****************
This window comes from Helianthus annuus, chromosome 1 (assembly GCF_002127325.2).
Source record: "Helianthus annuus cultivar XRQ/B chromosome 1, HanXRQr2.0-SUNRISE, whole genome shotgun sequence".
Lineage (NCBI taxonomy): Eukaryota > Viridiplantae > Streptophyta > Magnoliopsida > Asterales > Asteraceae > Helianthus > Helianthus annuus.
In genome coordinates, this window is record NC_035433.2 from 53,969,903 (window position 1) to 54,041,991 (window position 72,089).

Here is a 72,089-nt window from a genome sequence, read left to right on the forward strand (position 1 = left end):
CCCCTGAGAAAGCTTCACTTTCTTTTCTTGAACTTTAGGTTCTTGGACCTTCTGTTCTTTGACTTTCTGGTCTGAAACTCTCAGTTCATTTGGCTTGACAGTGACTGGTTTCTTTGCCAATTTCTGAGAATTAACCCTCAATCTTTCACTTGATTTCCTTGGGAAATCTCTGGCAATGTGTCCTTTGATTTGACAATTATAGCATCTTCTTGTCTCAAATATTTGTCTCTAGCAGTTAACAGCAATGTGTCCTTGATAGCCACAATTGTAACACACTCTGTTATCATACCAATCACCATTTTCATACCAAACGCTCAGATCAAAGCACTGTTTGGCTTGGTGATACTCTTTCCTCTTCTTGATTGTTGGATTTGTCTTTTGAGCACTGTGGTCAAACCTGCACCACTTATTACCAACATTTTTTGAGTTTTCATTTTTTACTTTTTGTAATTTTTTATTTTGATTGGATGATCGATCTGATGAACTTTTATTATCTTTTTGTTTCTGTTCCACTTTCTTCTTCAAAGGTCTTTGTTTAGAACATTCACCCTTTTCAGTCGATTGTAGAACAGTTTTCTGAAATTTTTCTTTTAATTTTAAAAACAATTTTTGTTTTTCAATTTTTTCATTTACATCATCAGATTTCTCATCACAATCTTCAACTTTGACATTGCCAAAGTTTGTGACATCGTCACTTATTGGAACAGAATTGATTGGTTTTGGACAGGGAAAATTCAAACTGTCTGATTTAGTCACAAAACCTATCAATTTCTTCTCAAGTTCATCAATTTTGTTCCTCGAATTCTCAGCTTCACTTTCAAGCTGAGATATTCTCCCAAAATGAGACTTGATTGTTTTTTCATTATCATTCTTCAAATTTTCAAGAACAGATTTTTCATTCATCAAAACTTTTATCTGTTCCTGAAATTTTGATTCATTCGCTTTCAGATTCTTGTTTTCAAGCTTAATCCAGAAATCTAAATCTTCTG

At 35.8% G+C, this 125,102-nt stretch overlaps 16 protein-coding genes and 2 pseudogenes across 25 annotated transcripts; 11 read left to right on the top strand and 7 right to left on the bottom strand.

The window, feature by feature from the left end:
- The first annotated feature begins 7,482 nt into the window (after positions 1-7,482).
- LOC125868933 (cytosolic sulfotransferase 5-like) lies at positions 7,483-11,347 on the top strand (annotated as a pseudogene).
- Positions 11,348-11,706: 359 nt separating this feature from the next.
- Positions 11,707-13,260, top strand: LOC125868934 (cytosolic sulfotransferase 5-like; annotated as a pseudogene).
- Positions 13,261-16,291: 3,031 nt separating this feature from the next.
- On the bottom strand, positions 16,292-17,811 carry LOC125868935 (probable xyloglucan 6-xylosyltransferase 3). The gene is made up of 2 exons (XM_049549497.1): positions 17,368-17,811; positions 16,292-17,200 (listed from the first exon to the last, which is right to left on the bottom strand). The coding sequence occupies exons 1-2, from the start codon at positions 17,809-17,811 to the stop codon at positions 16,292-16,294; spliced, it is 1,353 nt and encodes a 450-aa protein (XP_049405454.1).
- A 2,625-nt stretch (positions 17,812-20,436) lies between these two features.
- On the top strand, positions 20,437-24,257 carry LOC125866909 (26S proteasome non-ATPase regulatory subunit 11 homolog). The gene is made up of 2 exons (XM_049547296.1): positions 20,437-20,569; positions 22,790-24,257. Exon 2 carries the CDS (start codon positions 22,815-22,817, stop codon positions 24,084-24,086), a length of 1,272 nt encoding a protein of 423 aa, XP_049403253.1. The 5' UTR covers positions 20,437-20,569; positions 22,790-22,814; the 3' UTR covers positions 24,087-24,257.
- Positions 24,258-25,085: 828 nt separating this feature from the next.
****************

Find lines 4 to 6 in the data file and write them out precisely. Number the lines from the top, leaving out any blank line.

In genome coordinates, this window is record NC_035433.2 from 53,969,903 (window position 1) to 54,041,991 (window position 72,089).

Here is a 72,089-nt window from a genome sequence, read left to right on the forward strand (position 1 = left end):
CCCCTGAGAAAGCTTCACTTTCTTTTCTTGAACTTTAGGTTCTTGGACCTTCTGTTCTTTGACTTTCTGGTCTGAAACTCTCAGTTCATTTGGCTTGACAGTGACTGGTTTCTTTGCCAATTTCTGAGAATTAACCCTCAATCTTTCACTTGATTTCCTTGGGAAATCTCTGGCAATGTGTCCTTTGATTTGACAATTATAGCATCTTCTTGTCTCAAATATTTGTCTCTAGCAGTTAACAGCAATGTGTCCTTGATAGCCACAATTGTAACACACTCTGTTATCATACCAATCACCATTTTCATACCAAACGCTCAGATCAAAGCACTGTTTGGCTTGGTGATACTCTTTCCTCTTCTTGATTGTTGGATTTGTCTTTTGAGCACTGTGGTCAAACCTGCACCACTTATTACCAACATTTTTTGAGTTTTCATTTTTTACTTTTTGTAATTTTTTATTTTGATTGGATGATCGATCTGATGAACTTTTATTATCTTTTTGTTTCTGTTCCACTTTCTTCTTCAAAGGTCTTTGTTTAGAACATTCACCCTTTTCAGTCGATTGTAGAACAGTTTTCTGAAATTTTTCTTTTAATTTTAAAAACAATTTTTGTTTTTCAATTTTTTCATTTACATCATCAGATTTCTCATCACAATCTTCAACTTTGACATTGCCAAAGTTTGTGACATCGTCACTTATTGGAACAGAATTGATTGGTTTTGGACAGGGAAAATTCAAACTGTCTGATTTAGTCACAAAACCTATCAATTTCTTCTCAAGTTCATCAATTTTGTTCCTCGAATTCTCAGCTTCACTTTCAAGCTGAGATATTCTCCCAAAATGAGACTTGATTGTTTTTTCATTATCATTCTTCAAATTTTCAAGAACAGATTTTTCATTCATCAAAACTTTTATCTGTTCCTGAAATTTTGATTCATTCGCTTTCAGATTCTTGTTTTCAAGCTTAATCCAGAAATCTAAATCTTCTG